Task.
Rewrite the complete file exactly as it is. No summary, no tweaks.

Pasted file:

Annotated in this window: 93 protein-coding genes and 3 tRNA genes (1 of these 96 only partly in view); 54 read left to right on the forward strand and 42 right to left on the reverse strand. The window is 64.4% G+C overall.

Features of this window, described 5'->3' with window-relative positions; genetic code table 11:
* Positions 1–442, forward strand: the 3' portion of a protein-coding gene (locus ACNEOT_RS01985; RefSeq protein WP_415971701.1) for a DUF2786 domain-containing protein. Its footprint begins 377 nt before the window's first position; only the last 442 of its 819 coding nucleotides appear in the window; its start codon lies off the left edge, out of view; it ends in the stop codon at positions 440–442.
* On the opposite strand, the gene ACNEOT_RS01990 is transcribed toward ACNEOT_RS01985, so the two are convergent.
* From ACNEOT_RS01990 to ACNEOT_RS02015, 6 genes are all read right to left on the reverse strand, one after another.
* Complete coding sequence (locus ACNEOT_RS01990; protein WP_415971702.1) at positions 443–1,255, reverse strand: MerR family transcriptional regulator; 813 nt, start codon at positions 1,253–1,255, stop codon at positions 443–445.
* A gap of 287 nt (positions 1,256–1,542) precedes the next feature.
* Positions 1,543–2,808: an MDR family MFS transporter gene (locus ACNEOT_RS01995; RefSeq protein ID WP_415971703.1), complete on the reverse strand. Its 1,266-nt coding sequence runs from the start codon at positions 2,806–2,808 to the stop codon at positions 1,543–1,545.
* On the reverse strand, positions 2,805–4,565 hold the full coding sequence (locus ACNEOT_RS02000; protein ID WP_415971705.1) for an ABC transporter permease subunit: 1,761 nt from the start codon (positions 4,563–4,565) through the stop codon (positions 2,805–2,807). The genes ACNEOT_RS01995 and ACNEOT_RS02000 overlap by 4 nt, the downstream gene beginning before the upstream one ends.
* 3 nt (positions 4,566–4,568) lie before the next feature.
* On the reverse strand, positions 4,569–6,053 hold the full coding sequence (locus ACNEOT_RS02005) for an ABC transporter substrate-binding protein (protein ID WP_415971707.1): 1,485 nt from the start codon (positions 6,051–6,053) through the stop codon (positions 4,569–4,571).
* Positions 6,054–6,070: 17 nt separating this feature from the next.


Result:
Annotated in this window: 93 protein-coding genes and 3 tRNA genes (1 of these 96 only partly in view); 54 read left to right on the forward strand and 42 right to left on the reverse strand. The window is 64.4% G+C overall.

Features of this window, described 5'->3' with window-relative positions; genetic code table 11:
* Positions 1–442, forward strand: the 3' portion of a protein-coding gene (locus ACNEOT_RS01985; RefSeq protein WP_415971701.1) for a DUF2786 domain-containing protein. Its footprint begins 377 nt before the window's first position; only the last 442 of its 819 coding nucleotides appear in the window; its start codon lies off the left edge, out of view; it ends in the stop codon at positions 440–442.
* On the opposite strand, the gene ACNEOT_RS01990 is transcribed toward ACNEOT_RS01985, so the two are convergent.
* From ACNEOT_RS01990 to ACNEOT_RS02015, 6 genes are all read right to left on the reverse strand, one after another.
* Complete coding sequence (locus ACNEOT_RS01990; protein WP_415971702.1) at positions 443–1,255, reverse strand: MerR family transcriptional regulator; 813 nt, start codon at positions 1,253–1,255, stop codon at positions 443–445.
* A gap of 287 nt (positions 1,256–1,542) precedes the next feature.
* Positions 1,543–2,808: an MDR family MFS transporter gene (locus ACNEOT_RS01995; RefSeq protein ID WP_415971703.1), complete on the reverse strand. Its 1,266-nt coding sequence runs from the start codon at positions 2,806–2,808 to the stop codon at positions 1,543–1,545.
* On the reverse strand, positions 2,805–4,565 hold the full coding sequence (locus ACNEOT_RS02000; protein ID WP_415971705.1) for an ABC transporter permease subunit: 1,761 nt from the start codon (positions 4,563–4,565) through the stop codon (positions 2,805–2,807). The genes ACNEOT_RS01995 and ACNEOT_RS02000 overlap by 4 nt, the downstream gene beginning before the upstream one ends.
* 3 nt (positions 4,566–4,568) lie before the next feature.
* On the reverse strand, positions 4,569–6,053 hold the full coding sequence (locus ACNEOT_RS02005) for an ABC transporter substrate-binding protein (protein ID WP_415971707.1): 1,485 nt from the start codon (positions 6,051–6,053) through the stop codon (positions 4,569–4,571).
* Positions 6,054–6,070: 17 nt separating this feature from the next.